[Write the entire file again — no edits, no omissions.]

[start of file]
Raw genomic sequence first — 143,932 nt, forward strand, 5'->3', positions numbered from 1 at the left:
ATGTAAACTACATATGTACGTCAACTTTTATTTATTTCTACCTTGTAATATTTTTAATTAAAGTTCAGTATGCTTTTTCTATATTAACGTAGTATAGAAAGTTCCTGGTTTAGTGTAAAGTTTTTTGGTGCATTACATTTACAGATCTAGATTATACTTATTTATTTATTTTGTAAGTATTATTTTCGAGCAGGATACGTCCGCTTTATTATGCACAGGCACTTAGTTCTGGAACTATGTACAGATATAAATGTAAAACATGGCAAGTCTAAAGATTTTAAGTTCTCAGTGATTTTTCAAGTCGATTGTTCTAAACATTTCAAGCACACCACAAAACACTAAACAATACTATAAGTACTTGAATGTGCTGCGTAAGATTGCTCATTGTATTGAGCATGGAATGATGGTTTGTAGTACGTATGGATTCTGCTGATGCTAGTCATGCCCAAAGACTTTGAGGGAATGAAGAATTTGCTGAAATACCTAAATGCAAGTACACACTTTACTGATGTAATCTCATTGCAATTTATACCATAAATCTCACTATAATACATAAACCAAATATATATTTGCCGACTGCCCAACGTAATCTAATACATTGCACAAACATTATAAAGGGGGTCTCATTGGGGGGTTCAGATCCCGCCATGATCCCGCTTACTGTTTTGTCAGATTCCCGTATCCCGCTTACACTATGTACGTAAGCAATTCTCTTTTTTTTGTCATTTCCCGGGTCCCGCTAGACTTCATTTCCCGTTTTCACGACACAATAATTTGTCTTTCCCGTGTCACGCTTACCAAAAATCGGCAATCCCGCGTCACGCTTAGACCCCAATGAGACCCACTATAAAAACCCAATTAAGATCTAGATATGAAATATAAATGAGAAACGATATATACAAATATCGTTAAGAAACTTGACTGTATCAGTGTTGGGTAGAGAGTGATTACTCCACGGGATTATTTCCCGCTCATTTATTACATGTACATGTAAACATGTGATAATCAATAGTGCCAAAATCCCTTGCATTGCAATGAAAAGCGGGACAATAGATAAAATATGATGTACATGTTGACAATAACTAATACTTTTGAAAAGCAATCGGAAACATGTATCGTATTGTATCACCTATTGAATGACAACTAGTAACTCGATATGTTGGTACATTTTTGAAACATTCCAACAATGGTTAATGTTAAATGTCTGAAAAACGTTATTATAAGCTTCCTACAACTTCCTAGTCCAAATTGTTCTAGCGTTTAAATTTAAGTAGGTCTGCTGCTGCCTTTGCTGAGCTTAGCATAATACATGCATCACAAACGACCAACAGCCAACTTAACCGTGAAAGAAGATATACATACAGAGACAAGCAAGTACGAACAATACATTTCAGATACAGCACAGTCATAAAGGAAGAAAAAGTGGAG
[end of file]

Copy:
Raw genomic sequence first — 143,932 nt, forward strand, 5'->3', positions numbered from 1 at the left:
ATGTAAACTACATATGTACGTCAACTTTTATTTATTTCTACCTTGTAATATTTTTAATTAAAGTTCAGTATGCTTTTTCTATATTAACGTAGTATAGAAAGTTCCTGGTTTAGTGTAAAGTTTTTTGGTGCATTACATTTACAGATCTAGATTATACTTATTTATTTATTTTGTAAGTATTATTTTCGAGCAGGATACGTCCGCTTTATTATGCACAGGCACTTAGTTCTGGAACTATGTACAGATATAAATGTAAAACATGGCAAGTCTAAAGATTTTAAGTTCTCAGTGATTTTTCAAGTCGATTGTTCTAAACATTTCAAGCACACCACAAAACACTAAACAATACTATAAGTACTTGAATGTGCTGCGTAAGATTGCTCATTGTATTGAGCATGGAATGATGGTTTGTAGTACGTATGGATTCTGCTGATGCTAGTCATGCCCAAAGACTTTGAGGGAATGAAGAATTTGCTGAAATACCTAAATGCAAGTACACACTTTACTGATGTAATCTCATTGCAATTTATACCATAAATCTCACTATAATACATAAACCAAATATATATTTGCCGACTGCCCAACGTAATCTAATACATTGCACAAACATTATAAAGGGGGTCTCATTGGGGGGTTCAGATCCCGCCATGATCCCGCTTACTGTTTTGTCAGATTCCCGTATCCCGCTTACACTATGTACGTAAGCAATTCTCTTTTTTTTGTCATTTCCCGGGTCCCGCTAGACTTCATTTCCCGTTTTCACGACACAATAATTTGTCTTTCCCGTGTCACGCTTACCAAAAATCGGCAATCCCGCGTCACGCTTAGACCCCAATGAGACCCACTATAAAAACCCAATTAAGATCTAGATATGAAATATAAATGAGAAACGATATATACAAATATCGTTAAGAAACTTGACTGTATCAGTGTTGGGTAGAGAGTGATTACTCCACGGGATTATTTCCCGCTCATTTATTACATGTACATGTAAACATGTGATAATCAATAGTGCCAAAATCCCTTGCATTGCAATGAAAAGCGGGACAATAGATAAAATATGATGTACATGTTGACAATAACTAATACTTTTGAAAAGCAATCGGAAACATGTATCGTATTGTATCACCTATTGAATGACAACTAGTAACTCGATATGTTGGTACATTTTTGAAACATTCCAACAATGGTTAATGTTAAATGTCTGAAAAACGTTATTATAAGCTTCCTACAACTTCCTAGTCCAAATTGTTCTAGCGTTTAAATTTAAGTAGGTCTGCTGCTGCCTTTGCTGAGCTTAGCATAATACATGCATCACAAACGACCAACAGCCAACTTAACCGTGAAAGAAGATATACATACAGAGACAAGCAAGTACGAACAATACATTTCAGATACAGCACAGTCATAAAGGAAGAAAAAGTGGAG